Eagle Air Med announces basing, blessing of new aircraft
WINDOW ROCK-Eagle Air Med, the premier air ambulance service in the Four Corners region, began basing a new King Air C90b on Aug. 9 at the Window Rock Airport. In commemoration of the new aircraft and base, the aircraft was blessed in the Navajo tradition for service on the Navajo Nation. The basing and blessing of this new aircraft brings the Eagle Air Med fleet to a total six aircraft serving the Navajo Nation.
Johnson Dennison performed the traditional Navajo ceremony at the Window Rock airstrip.
"The addition of this aircraft is just one of the many things Eagle Air Med is doing in their continued efforts to provide the very best in air ambulance care for the Navajo Nation," said Joseph L. Hunt, President of Eagle Air Med.
The C90b, manufactured by the Raytheon Aircraft Company, is a large aircraft powered by twin turbine engines allowing the aircraft to fly 1,800 miles with a cruising speed of over 300 mph, and reaching an altitude of 16,000 feet. With its superb safety record the C90b is considered by many to be the premier air ambulance aircraft throughout the United States.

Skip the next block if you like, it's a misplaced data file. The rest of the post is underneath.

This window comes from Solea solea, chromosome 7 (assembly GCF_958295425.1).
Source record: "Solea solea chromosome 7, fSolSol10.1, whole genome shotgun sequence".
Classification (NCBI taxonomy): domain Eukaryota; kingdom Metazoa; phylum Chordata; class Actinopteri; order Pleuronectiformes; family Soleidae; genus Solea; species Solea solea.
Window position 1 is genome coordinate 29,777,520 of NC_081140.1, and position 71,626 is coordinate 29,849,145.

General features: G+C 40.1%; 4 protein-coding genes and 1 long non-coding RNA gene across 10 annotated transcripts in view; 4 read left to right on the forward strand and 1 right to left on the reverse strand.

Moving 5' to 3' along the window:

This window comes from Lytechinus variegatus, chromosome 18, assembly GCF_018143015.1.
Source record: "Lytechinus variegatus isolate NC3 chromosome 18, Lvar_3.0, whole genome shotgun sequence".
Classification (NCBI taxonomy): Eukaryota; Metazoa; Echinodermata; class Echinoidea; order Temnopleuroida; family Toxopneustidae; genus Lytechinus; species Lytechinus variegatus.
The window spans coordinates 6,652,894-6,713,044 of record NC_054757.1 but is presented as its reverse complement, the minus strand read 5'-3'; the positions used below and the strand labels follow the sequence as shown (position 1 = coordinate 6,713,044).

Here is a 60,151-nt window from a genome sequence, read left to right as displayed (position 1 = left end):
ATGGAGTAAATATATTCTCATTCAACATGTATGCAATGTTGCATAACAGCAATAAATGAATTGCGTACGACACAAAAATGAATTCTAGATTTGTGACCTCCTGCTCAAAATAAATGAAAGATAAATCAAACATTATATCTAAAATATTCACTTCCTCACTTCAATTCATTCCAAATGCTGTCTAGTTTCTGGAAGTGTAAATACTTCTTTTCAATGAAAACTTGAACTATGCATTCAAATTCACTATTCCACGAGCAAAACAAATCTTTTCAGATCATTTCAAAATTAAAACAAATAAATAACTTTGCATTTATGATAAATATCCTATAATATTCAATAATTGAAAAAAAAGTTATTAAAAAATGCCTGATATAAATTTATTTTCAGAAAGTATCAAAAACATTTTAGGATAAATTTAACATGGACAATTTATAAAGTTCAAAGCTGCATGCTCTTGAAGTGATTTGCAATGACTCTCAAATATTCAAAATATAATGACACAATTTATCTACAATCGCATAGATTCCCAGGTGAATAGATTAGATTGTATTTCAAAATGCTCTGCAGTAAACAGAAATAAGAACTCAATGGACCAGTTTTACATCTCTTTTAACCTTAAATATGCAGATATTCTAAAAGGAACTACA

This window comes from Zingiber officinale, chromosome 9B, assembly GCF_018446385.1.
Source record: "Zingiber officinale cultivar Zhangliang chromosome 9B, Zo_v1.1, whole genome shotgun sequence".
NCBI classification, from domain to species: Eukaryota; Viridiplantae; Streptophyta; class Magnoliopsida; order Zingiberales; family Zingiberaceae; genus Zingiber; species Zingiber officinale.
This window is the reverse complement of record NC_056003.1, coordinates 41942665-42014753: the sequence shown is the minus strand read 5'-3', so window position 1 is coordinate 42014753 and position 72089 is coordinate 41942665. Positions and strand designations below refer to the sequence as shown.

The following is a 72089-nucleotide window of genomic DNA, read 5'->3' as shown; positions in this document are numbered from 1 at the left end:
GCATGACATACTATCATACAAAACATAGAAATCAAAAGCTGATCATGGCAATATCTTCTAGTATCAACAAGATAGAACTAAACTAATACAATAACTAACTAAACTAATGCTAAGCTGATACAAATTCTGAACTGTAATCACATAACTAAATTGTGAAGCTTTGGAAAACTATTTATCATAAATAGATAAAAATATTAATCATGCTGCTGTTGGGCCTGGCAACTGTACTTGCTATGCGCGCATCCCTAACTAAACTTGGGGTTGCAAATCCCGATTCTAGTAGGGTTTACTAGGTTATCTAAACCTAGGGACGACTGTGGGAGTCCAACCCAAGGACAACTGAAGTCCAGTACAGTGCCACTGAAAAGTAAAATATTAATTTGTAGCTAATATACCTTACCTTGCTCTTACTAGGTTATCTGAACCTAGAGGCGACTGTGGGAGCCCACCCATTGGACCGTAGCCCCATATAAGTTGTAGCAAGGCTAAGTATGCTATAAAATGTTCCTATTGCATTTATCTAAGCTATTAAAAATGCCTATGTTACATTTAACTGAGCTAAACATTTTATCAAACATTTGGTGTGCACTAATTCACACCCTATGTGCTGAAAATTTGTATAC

"This new C90b is like the corporate jet used by the President of the Navajo Nation," said James L. Hunt, Vice President of Eagle Air Med. "Although it was originally manufactured as a luxury jet, once we refit it like our other C90b's, it makes an ideal mobile intensive care unit."
Each Eagle Air Med aircraft is manned by at least one pilot and two specially trained air medical personnel-either registered nurses or paramedics. This allows Eagle Air Med to offer Critical Care Life Support, ALS (Advanced Life Support) and BLS (Basic Life Support) services throughout the Four Corners area. In addition, because of its size the C90b allows for one "ride-along" as well as the patient.
"In addition to a new, safe airplane, Eagle Air Med has based experienced and extensively qualified medical crews and pilots at the Window Rock base," added James Hunt.
Eagle Air Med medical personnel must have ACLS , PALS, and Advance Trauma Certifications in addition to extensive critical care, emergency room and intensive care experience. Likewise, Eagle Air Med pilots must be experienced and well trained including a minimum of 2,000 hours of total flight time, Airline Transport Pilot rated, have a FAA Medical Certificate issued by the U.S. Department of Transportation and are trained specifically in the aircraft type and model flown. They must also have instrument, commercial and multi-engine ratings, are trained in all weather and night conditions, and on soft field and short field take-offs and landings.
"In simple terms our medical and flight crews are extremely well-trained," stated James Hunt.
For more than 25 years, Eagle Air Med has served the Four Corners area and now has bases in Kayenta, Chinle and Window Rock. Licensed to operate in all Four Corners states (Arizona, New Mexico, Colorado and Utah), Eagle Air Med has completed more than 20,000 air medical transports and is recognized as a leader in safe and professional air ambulance service.
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